According to Jakobson poetry is a function of the two axes which
Saussure terms the paradigmatic and syntagmatic or the
metaphoric pole (the axis of selection) and the metonymic pole (the
axis of combination).
Along the paradigmatic axis, each sign in a given sequence is selected by
virtue of its equivalence (that is, its similarity to some and difference
from other signs in the sign system).
Along the syntagmatic axis, the signs chosen in this way are combined
with other signs according to the rules of syntax in order to form the
sequence of signs which comprise the utterance in question.
What precisely distinguishes poetry in general from other verbal
messages is the predominance of the poetic function.
Poetry is distinguished from other speech acts by the way in
which the principle of equivalence which is usually synonymous
with the axis of selection (the paradigmatic axis or metaphoric
pole) is superimposed on the axis of combination (the
syntagmatic axis or metonymic pole) which is normally subject
only to the principle of syntactical contiguity.
This equivalence manifests itself in two principal ways: in terms of
prosody (metre) and sound (rhyme)
The Swiss linguist Ferdinand de Saussure’s concepts of ‘paradigm’ and ‘syntagm’ are worthwhile in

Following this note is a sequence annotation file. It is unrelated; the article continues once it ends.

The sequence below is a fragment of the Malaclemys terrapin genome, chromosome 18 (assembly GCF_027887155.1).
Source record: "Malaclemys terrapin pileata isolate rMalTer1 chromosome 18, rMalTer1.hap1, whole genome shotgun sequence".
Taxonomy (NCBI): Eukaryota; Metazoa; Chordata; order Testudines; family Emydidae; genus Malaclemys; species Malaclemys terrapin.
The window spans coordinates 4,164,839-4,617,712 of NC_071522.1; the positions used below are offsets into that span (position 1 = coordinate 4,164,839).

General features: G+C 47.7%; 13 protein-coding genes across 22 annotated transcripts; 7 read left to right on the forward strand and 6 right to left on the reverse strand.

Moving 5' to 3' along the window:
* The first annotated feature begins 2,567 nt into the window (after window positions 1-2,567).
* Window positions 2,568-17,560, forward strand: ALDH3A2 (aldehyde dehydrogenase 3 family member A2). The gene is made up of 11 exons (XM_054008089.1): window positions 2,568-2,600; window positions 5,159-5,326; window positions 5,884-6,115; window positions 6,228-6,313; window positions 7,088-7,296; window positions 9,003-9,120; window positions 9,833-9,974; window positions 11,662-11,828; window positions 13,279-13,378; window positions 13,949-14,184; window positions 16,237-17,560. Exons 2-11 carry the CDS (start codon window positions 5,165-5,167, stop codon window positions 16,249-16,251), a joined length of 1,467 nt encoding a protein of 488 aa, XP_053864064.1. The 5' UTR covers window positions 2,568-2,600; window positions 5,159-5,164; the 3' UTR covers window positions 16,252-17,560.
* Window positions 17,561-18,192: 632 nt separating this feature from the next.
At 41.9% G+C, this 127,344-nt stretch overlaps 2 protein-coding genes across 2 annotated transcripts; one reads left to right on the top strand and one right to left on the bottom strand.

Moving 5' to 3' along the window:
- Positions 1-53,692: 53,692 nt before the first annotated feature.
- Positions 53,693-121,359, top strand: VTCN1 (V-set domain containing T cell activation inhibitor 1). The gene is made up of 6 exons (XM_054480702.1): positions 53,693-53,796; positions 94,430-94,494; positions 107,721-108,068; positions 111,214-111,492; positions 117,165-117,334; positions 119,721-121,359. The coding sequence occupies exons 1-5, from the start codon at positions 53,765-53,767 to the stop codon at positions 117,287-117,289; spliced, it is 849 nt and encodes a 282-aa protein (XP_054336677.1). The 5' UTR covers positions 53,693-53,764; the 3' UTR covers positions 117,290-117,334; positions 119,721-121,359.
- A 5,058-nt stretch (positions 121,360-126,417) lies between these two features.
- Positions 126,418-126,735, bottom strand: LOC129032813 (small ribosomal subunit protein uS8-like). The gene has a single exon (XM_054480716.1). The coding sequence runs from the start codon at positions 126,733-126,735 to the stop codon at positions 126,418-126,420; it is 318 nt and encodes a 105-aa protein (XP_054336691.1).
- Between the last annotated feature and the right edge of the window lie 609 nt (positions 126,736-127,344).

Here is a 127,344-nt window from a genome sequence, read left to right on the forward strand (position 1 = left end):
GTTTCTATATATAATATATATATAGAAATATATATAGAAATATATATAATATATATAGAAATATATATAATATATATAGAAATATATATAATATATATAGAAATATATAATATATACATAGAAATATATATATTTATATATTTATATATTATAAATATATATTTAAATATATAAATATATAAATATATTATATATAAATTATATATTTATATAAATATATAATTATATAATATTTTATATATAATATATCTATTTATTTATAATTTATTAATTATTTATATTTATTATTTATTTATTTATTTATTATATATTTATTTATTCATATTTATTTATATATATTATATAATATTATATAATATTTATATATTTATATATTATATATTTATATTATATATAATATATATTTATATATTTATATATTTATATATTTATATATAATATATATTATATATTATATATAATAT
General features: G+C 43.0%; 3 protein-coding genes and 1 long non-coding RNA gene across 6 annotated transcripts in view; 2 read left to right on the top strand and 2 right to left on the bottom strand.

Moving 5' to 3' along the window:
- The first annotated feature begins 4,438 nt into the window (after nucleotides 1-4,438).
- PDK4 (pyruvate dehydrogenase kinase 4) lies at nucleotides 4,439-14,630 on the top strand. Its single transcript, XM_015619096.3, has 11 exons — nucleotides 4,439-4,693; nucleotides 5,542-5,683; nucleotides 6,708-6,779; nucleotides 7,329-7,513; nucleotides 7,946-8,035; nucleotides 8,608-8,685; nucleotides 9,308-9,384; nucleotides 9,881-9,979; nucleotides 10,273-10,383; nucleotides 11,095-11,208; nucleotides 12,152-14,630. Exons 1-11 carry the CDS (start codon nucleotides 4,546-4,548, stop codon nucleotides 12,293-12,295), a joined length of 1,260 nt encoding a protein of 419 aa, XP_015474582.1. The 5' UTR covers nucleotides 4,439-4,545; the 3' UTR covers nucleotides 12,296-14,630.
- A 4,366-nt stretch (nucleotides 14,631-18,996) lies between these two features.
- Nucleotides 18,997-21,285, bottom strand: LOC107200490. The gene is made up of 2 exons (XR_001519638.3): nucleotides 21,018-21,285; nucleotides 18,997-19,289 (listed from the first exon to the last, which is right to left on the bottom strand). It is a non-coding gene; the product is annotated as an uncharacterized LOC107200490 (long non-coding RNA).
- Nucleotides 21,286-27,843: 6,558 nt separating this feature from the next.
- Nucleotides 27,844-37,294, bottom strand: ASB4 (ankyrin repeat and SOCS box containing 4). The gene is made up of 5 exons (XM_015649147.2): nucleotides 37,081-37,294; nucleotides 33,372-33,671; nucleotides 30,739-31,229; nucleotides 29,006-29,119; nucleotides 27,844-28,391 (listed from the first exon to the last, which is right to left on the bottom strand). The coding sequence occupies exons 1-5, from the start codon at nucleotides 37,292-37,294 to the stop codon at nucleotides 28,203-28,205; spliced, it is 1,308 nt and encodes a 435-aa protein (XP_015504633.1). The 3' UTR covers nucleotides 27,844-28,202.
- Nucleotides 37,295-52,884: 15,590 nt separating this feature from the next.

clarifying the role of parallelism in the poetic function. Therefore, the key function for discussing the poetic
language is the poetic function, which is evident when a text emphasizes the linguistic properties of the
words themselves.
For Ferdinand de Saussure, there are two ways of meaning being created. The first is where signs create
meaning in relation to their place in a syntagm.
A syntagm is a rule-governed combination of signs. Ike likes me and I like Ikeare different syntagms in the
sense that they follow the rule of subject-verb-object order. Because the combination of signs is different,
we have different syntagmatic meanings for like(s) in these two examples.
The second way of creating meaning is in relation to a paradigm.
A paradigm is a group of words which have something in common, words which potentially can be selected